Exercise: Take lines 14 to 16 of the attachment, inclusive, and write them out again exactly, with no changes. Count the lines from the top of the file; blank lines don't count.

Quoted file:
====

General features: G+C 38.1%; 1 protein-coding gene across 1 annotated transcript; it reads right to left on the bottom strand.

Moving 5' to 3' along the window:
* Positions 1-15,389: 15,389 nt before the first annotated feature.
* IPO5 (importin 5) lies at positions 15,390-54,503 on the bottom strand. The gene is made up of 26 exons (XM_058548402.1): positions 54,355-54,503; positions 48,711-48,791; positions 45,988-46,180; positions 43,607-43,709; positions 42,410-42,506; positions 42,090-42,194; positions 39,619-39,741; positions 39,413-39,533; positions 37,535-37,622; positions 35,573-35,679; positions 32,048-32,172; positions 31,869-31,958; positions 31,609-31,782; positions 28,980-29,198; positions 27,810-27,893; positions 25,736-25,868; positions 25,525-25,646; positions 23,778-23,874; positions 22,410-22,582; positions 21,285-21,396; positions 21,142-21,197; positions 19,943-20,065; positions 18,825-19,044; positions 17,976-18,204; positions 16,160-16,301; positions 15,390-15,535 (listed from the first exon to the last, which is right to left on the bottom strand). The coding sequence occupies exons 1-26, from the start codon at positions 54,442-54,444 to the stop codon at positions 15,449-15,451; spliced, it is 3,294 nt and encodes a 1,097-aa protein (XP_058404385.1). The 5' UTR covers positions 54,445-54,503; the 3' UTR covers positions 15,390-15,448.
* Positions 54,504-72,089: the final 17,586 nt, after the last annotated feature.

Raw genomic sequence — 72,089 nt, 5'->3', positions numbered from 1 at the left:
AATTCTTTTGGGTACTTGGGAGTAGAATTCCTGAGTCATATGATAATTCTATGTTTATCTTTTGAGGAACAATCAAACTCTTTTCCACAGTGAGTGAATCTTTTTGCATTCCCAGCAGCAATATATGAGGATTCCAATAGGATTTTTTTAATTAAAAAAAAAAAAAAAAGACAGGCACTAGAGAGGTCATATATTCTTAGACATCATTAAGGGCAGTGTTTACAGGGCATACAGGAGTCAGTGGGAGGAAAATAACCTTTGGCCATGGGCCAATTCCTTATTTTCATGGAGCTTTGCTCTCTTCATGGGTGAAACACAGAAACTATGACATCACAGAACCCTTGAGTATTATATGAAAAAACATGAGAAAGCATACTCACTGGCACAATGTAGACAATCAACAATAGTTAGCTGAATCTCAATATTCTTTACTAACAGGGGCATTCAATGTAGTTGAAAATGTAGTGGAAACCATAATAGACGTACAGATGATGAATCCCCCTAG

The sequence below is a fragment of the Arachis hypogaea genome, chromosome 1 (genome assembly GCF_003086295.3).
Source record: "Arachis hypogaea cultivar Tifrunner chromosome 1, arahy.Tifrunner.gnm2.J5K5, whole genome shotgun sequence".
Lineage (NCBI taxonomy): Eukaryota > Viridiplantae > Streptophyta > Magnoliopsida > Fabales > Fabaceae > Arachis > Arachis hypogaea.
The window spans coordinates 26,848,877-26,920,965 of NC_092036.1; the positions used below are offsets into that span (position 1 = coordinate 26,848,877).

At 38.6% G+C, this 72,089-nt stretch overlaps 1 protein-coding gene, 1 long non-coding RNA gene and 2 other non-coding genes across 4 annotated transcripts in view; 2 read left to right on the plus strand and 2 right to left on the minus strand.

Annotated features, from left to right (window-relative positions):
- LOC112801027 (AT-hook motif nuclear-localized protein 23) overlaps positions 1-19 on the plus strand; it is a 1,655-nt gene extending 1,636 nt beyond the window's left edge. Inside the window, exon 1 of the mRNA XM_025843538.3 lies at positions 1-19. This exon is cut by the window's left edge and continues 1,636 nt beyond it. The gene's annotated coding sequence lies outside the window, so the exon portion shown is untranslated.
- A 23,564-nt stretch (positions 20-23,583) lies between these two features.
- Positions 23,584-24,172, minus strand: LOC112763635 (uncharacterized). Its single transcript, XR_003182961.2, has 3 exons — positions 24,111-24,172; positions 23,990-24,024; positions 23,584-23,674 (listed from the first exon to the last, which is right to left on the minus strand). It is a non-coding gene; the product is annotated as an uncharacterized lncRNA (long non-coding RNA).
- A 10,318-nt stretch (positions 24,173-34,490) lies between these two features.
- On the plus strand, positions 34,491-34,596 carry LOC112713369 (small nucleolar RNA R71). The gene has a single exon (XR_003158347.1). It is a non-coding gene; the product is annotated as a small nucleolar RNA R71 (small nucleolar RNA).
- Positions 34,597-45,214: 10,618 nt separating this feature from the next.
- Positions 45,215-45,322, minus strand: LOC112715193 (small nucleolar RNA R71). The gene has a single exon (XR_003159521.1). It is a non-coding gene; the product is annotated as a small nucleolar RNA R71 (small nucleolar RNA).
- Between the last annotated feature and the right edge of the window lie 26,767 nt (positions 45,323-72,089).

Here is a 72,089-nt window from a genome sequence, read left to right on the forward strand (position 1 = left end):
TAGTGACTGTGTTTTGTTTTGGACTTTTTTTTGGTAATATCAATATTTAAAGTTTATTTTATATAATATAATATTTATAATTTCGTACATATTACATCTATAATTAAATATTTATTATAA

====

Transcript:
- LOC112801027 (AT-hook motif nuclear-localized protein 23) overlaps positions 1-19 on the plus strand; it is a 1,655-nt gene extending 1,636 nt beyond the window's left edge. Inside the window, exon 1 of the mRNA XM_025843538.3 lies at positions 1-19. This exon is cut by the window's left edge and continues 1,636 nt beyond it. The gene's annotated coding sequence lies outside the window, so the exon portion shown is untranslated.
- A 23,564-nt stretch (positions 20-23,583) lies between these two features.
- Positions 23,584-24,172, minus strand: LOC112763635 (uncharacterized). Its single transcript, XR_003182961.2, has 3 exons — positions 24,111-24,172; positions 23,990-24,024; positions 23,584-23,674 (listed from the first exon to the last, which is right to left on the minus strand). It is a non-coding gene; the product is annotated as an uncharacterized lncRNA (long non-coding RNA).